- The Washington Times - Friday, March 7, 2003

Attorney General John Ashcroft yesterday told a House committee the Justice Department, in its pursuit of terrorists since the September 11 attacks, had not violated civil liberties and remained intent on "protecting and nourishing an environment of freedom."
"The only thing worth securing, if we are seeking security, is securing freedom. And we must not abandon freedom in the pursuit of security," Mr. Ashcroft told members of the House Appropriations Committee at the start of a hearing on the department's $23.3 billion budget for fiscal 2004.
His comments came after Rep. Jose E. Serrano, New York Democrat, expressed concern about whether the Justice Department's global efforts to confront terrorists, including the rounding up of suspected illegal immigrants in this country, threatened civil liberties.
"I have the highest regard for the Justice Department and all the important work it does. The response to the attacks of September 11 was and is deeply appreciated by New Yorkers, especially this one," Mr. Serrano said.
"On the other hand, some of the policies the department has proposed to combat terrorism are deeply troubling, and I fear some officials are so intent on fighting against terror that they forget what we are fighting for," he said.
Mr. Serrano said he and others feared that during times of crisis, some steps could be taken by the department to cause "long-term harm to the values we stand for," adding that other crises had led to civil rights abuses in the past, including the internment of Japanese-Americans during World War II.
"I don't like people reading my e-mails or listening to my phone calls. The books I buy are my own business. I don't like people poking around in my personal life, for my personal life is not a threat to my country," he said. "And my constituents feel the same."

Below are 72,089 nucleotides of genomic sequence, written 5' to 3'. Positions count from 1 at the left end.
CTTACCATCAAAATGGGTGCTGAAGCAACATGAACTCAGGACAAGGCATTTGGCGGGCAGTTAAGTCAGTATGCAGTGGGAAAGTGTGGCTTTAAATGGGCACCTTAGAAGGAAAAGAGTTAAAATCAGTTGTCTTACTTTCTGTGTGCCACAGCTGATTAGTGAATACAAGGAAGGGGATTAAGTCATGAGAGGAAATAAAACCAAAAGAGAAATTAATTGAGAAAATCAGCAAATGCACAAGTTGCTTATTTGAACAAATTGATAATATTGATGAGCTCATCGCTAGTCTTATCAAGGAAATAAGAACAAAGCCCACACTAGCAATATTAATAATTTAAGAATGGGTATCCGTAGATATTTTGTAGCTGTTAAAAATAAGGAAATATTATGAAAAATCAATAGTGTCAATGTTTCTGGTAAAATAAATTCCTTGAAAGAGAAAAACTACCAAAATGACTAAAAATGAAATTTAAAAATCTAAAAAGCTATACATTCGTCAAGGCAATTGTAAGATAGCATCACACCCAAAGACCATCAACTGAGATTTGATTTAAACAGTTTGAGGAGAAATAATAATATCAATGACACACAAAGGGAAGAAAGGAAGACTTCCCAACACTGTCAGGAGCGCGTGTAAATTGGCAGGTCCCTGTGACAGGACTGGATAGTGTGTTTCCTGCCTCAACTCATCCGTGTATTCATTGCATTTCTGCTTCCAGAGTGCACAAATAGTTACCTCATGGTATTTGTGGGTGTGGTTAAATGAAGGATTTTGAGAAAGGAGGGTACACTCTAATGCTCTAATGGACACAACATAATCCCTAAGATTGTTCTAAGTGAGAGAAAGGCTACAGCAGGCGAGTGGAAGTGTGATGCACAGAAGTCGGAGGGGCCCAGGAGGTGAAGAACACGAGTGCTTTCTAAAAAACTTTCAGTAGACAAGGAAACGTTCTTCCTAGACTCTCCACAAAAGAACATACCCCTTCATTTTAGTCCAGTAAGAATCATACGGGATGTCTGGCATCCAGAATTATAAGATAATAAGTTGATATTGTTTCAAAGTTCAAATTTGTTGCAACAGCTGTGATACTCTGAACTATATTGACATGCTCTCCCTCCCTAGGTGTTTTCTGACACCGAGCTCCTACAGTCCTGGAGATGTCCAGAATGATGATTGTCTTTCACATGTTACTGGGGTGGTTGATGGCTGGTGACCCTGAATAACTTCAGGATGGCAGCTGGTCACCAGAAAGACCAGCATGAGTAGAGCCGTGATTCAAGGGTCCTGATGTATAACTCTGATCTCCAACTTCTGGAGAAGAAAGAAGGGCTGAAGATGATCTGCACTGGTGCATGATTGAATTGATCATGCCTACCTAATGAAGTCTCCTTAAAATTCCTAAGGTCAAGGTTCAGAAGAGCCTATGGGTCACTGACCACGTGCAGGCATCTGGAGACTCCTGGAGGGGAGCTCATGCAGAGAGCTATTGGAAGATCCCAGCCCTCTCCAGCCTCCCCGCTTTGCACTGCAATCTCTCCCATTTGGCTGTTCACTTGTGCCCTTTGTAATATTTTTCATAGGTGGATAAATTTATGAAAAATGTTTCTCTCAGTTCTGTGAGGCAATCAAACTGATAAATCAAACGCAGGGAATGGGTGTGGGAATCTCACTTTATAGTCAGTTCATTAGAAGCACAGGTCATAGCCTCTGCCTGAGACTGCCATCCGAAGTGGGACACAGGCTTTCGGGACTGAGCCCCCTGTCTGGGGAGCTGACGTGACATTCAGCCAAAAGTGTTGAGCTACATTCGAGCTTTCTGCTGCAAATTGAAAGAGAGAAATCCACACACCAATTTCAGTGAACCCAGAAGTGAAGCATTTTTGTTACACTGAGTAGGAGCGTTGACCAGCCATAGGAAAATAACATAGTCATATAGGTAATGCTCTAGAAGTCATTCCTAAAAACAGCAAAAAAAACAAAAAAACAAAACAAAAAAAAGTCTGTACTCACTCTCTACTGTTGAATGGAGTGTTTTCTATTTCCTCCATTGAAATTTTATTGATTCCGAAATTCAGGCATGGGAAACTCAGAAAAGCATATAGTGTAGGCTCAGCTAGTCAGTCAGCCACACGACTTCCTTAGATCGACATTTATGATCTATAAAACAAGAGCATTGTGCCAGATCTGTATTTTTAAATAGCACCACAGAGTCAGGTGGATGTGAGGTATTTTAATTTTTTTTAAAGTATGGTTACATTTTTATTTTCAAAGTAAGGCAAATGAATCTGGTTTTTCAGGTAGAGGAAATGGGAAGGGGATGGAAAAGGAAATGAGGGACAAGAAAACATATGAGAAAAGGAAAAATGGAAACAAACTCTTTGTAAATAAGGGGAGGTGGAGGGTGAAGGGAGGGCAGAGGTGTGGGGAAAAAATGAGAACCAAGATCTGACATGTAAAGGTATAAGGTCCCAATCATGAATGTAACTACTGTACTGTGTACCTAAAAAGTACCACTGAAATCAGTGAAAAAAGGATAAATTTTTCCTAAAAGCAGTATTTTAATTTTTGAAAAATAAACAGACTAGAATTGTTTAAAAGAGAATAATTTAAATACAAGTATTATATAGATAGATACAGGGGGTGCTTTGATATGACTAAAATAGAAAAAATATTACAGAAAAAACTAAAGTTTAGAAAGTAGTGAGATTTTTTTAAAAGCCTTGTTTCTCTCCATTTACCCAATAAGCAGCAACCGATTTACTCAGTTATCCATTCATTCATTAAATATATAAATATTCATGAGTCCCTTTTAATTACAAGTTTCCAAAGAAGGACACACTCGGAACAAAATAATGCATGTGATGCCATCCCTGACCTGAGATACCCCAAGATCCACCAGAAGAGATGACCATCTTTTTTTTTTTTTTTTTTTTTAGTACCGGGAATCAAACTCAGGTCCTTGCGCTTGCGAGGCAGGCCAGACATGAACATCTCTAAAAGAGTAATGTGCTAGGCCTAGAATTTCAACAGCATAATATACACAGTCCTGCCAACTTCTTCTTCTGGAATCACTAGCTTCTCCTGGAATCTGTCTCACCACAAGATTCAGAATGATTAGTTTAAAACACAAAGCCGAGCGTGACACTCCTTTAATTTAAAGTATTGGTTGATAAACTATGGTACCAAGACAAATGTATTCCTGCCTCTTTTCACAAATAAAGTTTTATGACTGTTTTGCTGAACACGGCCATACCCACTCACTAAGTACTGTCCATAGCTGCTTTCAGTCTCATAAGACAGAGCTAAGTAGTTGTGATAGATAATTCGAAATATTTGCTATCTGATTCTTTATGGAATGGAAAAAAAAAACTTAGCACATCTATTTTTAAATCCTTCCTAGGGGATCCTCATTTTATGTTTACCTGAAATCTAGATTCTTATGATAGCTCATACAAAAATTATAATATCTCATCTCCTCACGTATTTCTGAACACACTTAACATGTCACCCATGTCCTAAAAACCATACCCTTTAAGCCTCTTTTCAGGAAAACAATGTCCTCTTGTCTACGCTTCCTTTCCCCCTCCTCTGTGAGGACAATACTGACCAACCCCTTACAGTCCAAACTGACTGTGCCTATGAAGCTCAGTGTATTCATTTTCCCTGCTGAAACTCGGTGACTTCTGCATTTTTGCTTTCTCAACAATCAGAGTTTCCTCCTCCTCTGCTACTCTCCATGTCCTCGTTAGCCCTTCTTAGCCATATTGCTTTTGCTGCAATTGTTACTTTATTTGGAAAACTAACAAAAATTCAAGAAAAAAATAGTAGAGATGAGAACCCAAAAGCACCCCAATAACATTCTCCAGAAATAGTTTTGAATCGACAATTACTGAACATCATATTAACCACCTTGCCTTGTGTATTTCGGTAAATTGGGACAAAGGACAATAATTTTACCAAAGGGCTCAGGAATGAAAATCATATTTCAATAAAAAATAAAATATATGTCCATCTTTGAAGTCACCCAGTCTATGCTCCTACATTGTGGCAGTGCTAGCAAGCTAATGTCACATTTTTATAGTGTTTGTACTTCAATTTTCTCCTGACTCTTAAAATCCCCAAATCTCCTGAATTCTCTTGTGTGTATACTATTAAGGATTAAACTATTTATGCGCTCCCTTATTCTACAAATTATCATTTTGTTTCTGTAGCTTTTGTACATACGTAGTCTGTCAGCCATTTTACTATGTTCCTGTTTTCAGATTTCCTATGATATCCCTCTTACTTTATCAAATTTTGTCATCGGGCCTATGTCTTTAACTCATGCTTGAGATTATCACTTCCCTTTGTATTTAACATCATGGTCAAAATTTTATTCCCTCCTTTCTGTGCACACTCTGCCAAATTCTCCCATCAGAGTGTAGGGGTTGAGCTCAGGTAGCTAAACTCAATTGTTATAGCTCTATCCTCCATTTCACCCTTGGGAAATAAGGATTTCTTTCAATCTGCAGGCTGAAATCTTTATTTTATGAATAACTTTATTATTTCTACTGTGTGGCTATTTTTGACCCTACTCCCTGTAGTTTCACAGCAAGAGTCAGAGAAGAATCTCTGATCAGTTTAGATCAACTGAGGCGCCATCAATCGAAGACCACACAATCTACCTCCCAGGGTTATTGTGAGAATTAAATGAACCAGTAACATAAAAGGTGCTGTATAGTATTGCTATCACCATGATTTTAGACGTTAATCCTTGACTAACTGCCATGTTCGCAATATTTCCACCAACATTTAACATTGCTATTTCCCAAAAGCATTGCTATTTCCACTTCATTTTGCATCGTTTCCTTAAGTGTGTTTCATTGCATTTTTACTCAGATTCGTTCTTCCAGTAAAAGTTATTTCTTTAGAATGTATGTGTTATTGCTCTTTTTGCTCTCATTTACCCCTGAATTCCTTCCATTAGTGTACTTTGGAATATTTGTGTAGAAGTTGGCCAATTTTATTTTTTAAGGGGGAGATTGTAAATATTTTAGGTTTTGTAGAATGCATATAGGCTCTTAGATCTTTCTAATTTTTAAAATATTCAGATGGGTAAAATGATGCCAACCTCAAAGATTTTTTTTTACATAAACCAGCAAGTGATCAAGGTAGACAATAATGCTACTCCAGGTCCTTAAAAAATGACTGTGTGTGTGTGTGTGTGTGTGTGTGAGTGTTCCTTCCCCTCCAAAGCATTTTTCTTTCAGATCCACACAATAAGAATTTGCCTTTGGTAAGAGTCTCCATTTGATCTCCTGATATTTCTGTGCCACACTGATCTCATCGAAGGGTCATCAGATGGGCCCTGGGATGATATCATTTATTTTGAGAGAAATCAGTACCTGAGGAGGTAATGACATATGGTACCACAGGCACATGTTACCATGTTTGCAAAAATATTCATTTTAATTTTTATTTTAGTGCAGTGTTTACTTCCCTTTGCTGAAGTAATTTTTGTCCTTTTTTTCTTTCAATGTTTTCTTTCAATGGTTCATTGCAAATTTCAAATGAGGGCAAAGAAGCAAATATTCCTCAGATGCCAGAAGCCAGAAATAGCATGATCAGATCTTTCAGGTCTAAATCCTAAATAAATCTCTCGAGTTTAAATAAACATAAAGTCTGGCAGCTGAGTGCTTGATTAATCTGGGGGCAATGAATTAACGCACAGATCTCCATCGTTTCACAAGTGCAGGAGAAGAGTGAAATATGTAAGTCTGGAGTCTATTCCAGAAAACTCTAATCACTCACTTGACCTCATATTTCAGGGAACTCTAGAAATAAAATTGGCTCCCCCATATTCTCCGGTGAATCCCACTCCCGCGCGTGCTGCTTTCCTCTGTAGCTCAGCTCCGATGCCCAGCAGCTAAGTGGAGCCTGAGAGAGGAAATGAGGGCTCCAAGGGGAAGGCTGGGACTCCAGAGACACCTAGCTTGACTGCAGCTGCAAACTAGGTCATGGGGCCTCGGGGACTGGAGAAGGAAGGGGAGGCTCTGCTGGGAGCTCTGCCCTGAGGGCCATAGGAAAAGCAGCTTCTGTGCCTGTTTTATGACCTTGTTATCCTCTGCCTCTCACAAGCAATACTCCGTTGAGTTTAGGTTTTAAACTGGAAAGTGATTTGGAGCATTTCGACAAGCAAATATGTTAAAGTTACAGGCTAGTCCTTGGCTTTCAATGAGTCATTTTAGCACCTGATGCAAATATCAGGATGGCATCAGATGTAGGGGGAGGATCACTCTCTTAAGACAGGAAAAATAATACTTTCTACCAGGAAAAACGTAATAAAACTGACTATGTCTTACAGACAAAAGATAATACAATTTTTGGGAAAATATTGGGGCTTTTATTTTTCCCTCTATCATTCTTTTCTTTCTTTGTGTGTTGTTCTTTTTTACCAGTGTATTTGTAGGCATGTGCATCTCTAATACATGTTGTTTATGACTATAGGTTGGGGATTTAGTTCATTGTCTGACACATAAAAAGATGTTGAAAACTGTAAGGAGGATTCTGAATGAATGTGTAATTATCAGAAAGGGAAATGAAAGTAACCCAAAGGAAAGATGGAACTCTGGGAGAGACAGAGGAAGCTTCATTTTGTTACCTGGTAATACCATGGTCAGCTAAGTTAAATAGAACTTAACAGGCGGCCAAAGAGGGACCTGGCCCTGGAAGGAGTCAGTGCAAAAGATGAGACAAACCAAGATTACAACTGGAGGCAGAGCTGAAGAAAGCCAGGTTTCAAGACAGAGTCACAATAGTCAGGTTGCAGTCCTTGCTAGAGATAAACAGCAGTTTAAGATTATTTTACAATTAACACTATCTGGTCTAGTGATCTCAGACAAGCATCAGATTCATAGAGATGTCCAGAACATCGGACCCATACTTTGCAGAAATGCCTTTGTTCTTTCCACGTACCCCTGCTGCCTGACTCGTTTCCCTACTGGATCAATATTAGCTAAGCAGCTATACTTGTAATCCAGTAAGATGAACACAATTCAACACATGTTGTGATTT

Mr. Serrano acknowledged a "very delicate balance" between protecting the United States from terrorists, finding them, bringing them to justice, preventing further acts of terrorism and preserving civil liberties, and that maintaining that balance was "extremely difficult."
"But we must never tip the balance away from the rights and freedoms that make us Americans and make the United States a beacon to the world," he said. "After all, our struggle is about freedom. … It's about our freedom, it's about other people's freedoms.
"If we forget who we are and behave badly here or in other places, then they won, the September 11 crowd would have won," he said.
Mr. Ashcroft described the safeguarding of civil liberties as "the single most important task we have."
"At the beginning of this republic, when there were but four Cabinet agencies, there was the Department of State to deal with foreign powers; a Department of War to wage war and defense; a Department of the Treasury to look after financial matters; and it is no shock to learn that the Attorney General's Office became the office which developed a focus on protecting and nourishing an environment of freedom," he said.
"That's why we have a special sensitivity to it. And we always need to be reminded and welcome reminding that the pursuit of civil liberties is the responsibility of the Justice Department," he said. "And we will continue to make that our highest priority."

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